The matrix metalloproteinases (MMPs) are a family of zincdependent enzymes involved in the degradation and remodeling of extra-cellular matrix. There are a large number of potent MMP inhibitors on the market. Most of the earlier generation inhibitors have hydroxamic acid moiety as the zinc-binding group. Many of these small-molecule inhibitors showed a broad-spectrum inhibitory effect and were not selective between the MMP isoforms. Furthermore, a number of non-selective MMP inhibitors have been abandoned because of their musculoskeletal side effects characterized by joint stiffness and pain. Therefore, there is a great need for a new generation of inhibitors with improved potency and reduced toxicity.

MMPs are important therapeutic targets for various diseases such as osteoarthritis, rheumatoid arthritis, inflammatory bowel diseases, periodontal disease. Among the MMP family, MMP-13 has been suggested to be intimately involved in the destruction of joint components in osteoarthritis. Therefore, MMP-13 inhibitors are expected to be disease-modifying drugs for osteoarthritis. T-26c is highly potent and selective MMP-13 inhibitor with an IC50 of 6.75 pM. It has more than 2600-fold selectivity over the other related metalloenzymes.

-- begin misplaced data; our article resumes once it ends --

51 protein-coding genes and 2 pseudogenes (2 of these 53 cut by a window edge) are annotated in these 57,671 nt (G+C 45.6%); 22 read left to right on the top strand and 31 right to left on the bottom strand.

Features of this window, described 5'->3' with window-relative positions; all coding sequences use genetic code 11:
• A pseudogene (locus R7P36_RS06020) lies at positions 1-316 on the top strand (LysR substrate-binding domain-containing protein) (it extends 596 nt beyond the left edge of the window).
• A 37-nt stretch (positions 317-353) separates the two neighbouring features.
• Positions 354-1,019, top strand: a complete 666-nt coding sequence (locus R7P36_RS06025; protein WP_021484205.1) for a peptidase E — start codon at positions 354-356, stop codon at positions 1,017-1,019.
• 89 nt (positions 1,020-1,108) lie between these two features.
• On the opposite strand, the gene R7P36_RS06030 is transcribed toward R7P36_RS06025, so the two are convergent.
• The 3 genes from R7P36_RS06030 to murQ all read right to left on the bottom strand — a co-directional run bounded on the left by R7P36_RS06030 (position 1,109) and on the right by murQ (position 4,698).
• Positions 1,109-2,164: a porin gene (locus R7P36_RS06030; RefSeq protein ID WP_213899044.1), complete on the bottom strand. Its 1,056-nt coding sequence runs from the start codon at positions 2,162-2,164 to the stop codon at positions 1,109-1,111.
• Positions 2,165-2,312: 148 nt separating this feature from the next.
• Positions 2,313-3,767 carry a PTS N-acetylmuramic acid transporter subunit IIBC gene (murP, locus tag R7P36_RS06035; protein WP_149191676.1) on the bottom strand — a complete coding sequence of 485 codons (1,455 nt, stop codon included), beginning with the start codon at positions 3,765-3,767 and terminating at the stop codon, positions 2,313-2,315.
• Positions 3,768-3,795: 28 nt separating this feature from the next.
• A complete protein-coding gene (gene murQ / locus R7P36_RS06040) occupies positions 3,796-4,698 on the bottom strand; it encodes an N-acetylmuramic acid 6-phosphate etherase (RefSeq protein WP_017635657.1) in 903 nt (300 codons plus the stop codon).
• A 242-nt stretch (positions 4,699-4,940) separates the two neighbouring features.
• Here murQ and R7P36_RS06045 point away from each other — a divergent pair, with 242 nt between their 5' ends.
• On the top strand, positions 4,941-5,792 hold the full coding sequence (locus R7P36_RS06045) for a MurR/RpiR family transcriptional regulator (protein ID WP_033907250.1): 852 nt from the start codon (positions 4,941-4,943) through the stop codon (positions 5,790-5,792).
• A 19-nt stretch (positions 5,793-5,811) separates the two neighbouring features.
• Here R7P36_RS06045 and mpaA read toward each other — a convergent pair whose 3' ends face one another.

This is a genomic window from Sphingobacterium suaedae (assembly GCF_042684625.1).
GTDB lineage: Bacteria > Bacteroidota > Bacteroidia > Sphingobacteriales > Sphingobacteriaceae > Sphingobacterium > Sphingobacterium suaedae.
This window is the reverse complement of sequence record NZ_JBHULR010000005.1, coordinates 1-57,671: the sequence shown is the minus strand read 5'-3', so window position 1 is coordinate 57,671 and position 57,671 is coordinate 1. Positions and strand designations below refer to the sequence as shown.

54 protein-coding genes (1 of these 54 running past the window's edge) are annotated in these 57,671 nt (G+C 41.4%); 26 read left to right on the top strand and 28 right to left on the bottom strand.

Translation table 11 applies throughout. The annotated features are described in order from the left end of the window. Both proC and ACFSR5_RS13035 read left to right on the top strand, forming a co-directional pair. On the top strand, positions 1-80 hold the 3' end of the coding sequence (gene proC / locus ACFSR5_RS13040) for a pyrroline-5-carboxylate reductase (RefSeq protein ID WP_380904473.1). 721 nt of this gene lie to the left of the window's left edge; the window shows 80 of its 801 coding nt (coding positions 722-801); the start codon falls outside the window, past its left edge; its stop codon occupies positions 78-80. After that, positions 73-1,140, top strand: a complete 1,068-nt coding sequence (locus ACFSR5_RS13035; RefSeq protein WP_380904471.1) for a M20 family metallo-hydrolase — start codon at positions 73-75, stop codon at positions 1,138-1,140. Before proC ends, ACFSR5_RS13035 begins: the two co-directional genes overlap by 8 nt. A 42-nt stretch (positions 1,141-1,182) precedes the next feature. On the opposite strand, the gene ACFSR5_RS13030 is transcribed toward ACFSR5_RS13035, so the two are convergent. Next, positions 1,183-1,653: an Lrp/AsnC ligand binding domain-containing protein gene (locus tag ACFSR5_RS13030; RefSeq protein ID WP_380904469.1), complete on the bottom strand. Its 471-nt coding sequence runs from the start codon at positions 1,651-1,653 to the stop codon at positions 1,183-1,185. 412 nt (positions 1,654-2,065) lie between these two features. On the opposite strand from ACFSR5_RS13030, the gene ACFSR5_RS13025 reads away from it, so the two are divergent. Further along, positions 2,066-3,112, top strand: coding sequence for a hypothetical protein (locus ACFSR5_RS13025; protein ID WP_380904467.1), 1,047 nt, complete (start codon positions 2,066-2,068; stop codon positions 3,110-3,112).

Nara et al foun that T-26c potentially improved physicochemical properties such as water solubility and hence could improve the oral bioavailability. Furthermore, T-26c significantly inhibited degradation of explants of bovine nasal cartilage induced by the treatment with a combination of interleukin-1 and oncostatin M. Oral administration of the disodium salt formulations of T-26c to guinea pigs resulted in significant increases in AUC and. The compound was well absorbed in all species at the oral dose of 10-20 mg/kg.